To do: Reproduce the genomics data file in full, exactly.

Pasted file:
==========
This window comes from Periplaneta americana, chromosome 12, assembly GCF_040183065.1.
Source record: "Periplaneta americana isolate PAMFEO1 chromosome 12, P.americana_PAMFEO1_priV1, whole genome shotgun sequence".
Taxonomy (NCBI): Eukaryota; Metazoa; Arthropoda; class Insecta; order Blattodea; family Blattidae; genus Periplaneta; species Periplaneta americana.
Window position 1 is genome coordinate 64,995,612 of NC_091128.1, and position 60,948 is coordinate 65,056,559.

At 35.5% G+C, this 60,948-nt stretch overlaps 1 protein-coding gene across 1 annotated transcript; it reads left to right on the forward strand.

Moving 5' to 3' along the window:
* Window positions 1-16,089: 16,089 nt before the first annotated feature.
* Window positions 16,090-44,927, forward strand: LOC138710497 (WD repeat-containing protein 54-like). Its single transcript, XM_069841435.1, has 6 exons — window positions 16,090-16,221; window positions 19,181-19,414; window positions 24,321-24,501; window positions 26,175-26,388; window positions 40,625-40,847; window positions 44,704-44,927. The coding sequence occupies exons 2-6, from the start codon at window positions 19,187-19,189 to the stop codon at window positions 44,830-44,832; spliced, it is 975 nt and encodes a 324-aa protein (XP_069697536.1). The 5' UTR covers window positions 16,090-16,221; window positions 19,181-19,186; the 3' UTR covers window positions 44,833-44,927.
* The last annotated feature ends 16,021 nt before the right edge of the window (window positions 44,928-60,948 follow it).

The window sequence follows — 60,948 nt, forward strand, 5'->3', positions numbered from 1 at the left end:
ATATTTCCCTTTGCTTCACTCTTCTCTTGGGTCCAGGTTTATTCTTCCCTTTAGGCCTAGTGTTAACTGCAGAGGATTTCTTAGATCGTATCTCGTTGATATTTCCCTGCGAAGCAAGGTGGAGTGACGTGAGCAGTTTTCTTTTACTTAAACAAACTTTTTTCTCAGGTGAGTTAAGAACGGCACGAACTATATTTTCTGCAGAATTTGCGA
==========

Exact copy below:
This window comes from Periplaneta americana, chromosome 12, assembly GCF_040183065.1.
Source record: "Periplaneta americana isolate PAMFEO1 chromosome 12, P.americana_PAMFEO1_priV1, whole genome shotgun sequence".
Taxonomy (NCBI): Eukaryota; Metazoa; Arthropoda; class Insecta; order Blattodea; family Blattidae; genus Periplaneta; species Periplaneta americana.
Window position 1 is genome coordinate 64,995,612 of NC_091128.1, and position 60,948 is coordinate 65,056,559.

At 35.5% G+C, this 60,948-nt stretch overlaps 1 protein-coding gene across 1 annotated transcript; it reads left to right on the forward strand.

Moving 5' to 3' along the window:
* Window positions 1-16,089: 16,089 nt before the first annotated feature.
* Window positions 16,090-44,927, forward strand: LOC138710497 (WD repeat-containing protein 54-like). Its single transcript, XM_069841435.1, has 6 exons — window positions 16,090-16,221; window positions 19,181-19,414; window positions 24,321-24,501; window positions 26,175-26,388; window positions 40,625-40,847; window positions 44,704-44,927. The coding sequence occupies exons 2-6, from the start codon at window positions 19,187-19,189 to the stop codon at window positions 44,830-44,832; spliced, it is 975 nt and encodes a 324-aa protein (XP_069697536.1). The 5' UTR covers window positions 16,090-16,221; window positions 19,181-19,186; the 3' UTR covers window positions 44,833-44,927.
* The last annotated feature ends 16,021 nt before the right edge of the window (window positions 44,928-60,948 follow it).

The window sequence follows — 60,948 nt, forward strand, 5'->3', positions numbered from 1 at the left end:
ATATTTCCCTTTGCTTCACTCTTCTCTTGGGTCCAGGTTTATTCTTCCCTTTAGGCCTAGTGTTAACTGCAGAGGATTTCTTAGATCGTATCTCGTTGATATTTCCCTGCGAAGCAAGGTGGAGTGACGTGAGCAGTTTTCTTTTACTTAAACAAACTTTTTTCTCAGGTGAGTTAAGAACGGCACGAACTATATTTTCTGCAGAATTTGCGA